Like clockwork

It was another one of those magical traveling days where everything just kind of worked out, almost as if we had planned it. Which, if you know Lindsay and I then you already know, we had not.

We slept a little late in our posh love hotel and had the front desk call a cab for us, as we were not in the part of Korea where you can go outside and hail a cab in seconds. The woman at the frontdesk, definitely someone’s grandmother, wanted to make sure we had eaten breakfast. “Nae,” I assured her, “sagwa(apple) ppang (bread).” This didn’t suit her. In minutes she brought us a plate of sliced subak (watermelon). Then when the cab showed up, she made sure we got loaded up and sent on our way. I looked back expecting her to be waving from the front stoop, but surprisingly she was not.

We bought tickets for the ferry just up the river and ferried along Chungju Lake to the next stop several miles down. A beautiful boat ride on green water and through green mountains. It was an overcast day so there seemed to be a gray mist hanging over the hills, a very nice effect.

After unloading we were pointed to the nearest bus stop. Unsure which direction we needed to take the bus, Lindsay asked a woman nearby. Just then the bus pulled up. The woman held it for us as we rushed to catch it with our bags.

Thirty minutes later after a wild bus ride through winding roads overlooking the lake we were told by all the women on the bus that we were at the town’s train station which we were looking for. Everyone on the bus seemed as worried about us getting there as if we were their children or grandchildren. Just to be safe an old Korean men escorted us to the front door.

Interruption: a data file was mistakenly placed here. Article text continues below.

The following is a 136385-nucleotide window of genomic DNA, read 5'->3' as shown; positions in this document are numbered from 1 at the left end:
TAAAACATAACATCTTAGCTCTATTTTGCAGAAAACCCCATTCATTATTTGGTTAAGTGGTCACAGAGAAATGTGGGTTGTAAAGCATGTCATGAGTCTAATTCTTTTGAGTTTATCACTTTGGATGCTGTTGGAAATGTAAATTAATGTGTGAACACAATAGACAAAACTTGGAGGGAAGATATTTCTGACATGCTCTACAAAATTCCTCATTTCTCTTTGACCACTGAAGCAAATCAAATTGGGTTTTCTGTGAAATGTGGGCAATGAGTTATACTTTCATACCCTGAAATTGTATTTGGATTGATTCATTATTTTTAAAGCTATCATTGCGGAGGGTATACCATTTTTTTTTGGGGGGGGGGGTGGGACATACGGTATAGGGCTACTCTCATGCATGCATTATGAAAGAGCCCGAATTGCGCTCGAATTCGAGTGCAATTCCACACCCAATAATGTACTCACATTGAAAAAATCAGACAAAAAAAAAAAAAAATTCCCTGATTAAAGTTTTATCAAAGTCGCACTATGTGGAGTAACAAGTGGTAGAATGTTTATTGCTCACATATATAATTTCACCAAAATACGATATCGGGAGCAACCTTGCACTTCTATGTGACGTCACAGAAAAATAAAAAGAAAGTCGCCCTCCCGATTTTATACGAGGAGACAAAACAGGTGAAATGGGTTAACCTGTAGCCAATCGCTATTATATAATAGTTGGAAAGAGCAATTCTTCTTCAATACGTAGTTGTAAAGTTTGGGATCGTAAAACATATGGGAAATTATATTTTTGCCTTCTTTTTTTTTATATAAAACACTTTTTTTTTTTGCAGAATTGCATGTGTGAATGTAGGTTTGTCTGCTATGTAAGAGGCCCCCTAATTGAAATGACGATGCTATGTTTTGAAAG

Twenty minutes later we were on our train heading toward Donghae on the western coast. For the next three hours we weaved around and through huge green mountains and along rivers and farmland. It was Korean countryside at its best with views you rarely get from the bus windows. It made traveling a treat. To top it all off, most of our co-passengers gave us food and smiles along the way. The only hang up was the missed turn along the way. Don’t worry, we stopped and rode in reverse for about a mile. We got straightened out. The ride was so nice and beautiful we were almost sorry it was over.

Unfortunately, we found out upon our arrival that our trip out to the island of Ulleungdo isn’t going to happen. The one ferry that goes out there is full tomorrow. No problem. A couple of hours north some friends are camping in a beautiful national park. Another potential disappointment averted. It seems again we owe a toast to the travel gods.


  1. Summer says:

    Your trip sounds beautiful! And for the record, since I comment on nearly every blog, I can’t vote. You need another option: I comment so much that I’m holding myself back.


  2. Sam Kirby says:

    How do you miss a turn on a train?


  3. Brittany says:

    I am completely in line with Summer on this one. No voting option for myself either.


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